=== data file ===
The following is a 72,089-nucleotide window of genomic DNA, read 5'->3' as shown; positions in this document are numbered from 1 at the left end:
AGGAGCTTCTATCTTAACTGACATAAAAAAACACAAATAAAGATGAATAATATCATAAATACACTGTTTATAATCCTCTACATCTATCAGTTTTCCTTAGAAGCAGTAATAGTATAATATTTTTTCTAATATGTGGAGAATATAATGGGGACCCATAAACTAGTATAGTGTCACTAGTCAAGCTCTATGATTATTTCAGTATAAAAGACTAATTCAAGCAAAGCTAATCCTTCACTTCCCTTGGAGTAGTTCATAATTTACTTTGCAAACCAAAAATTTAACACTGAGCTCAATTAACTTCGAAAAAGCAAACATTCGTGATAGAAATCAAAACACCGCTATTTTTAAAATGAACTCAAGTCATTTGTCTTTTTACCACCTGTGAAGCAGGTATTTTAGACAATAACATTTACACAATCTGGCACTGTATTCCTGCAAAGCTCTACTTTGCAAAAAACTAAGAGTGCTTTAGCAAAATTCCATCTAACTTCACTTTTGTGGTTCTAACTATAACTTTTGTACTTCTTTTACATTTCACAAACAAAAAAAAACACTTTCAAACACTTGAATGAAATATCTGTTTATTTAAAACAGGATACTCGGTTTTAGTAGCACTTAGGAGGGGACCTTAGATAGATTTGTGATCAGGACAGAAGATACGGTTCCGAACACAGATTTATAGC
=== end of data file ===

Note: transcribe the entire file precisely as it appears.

The following is a 72,089-nucleotide window of genomic DNA, read 5'->3' as shown; positions in this document are numbered from 1 at the left end:
AGGAGCTTCTATCTTAACTGACATAAAAAAACACAAATAAAGATGAATAATATCATAAATACACTGTTTATAATCCTCTACATCTATCAGTTTTCCTTAGAAGCAGTAATAGTATAATATTTTTTCTAATATGTGGAGAATATAATGGGGACCCATAAACTAGTATAGTGTCACTAGTCAAGCTCTATGATTATTTCAGTATAAAAGACTAATTCAAGCAAAGCTAATCCTTCACTTCCCTTGGAGTAGTTCATAATTTACTTTGCAAACCAAAAATTTAACACTGAGCTCAATTAACTTCGAAAAAGCAAACATTCGTGATAGAAATCAAAACACCGCTATTTTTAAAATGAACTCAAGTCATTTGTCTTTTTACCACCTGTGAAGCAGGTATTTTAGACAATAACATTTACACAATCTGGCACTGTATTCCTGCAAAGCTCTACTTTGCAAAAAACTAAGAGTGCTTTAGCAAAATTCCATCTAACTTCACTTTTGTGGTTCTAACTATAACTTTTGTACTTCTTTTACATTTCACAAACAAAAAAAAACACTTTCAAACACTTGAATGAAATATCTGTTTATTTAAAACAGGATACTCGGTTTTAGTAGCACTTAGGAGGGGACCTTAGATAGATTTGTGATCAGGACAGAAGATACGGTTCCGAACACAGATTTATAGC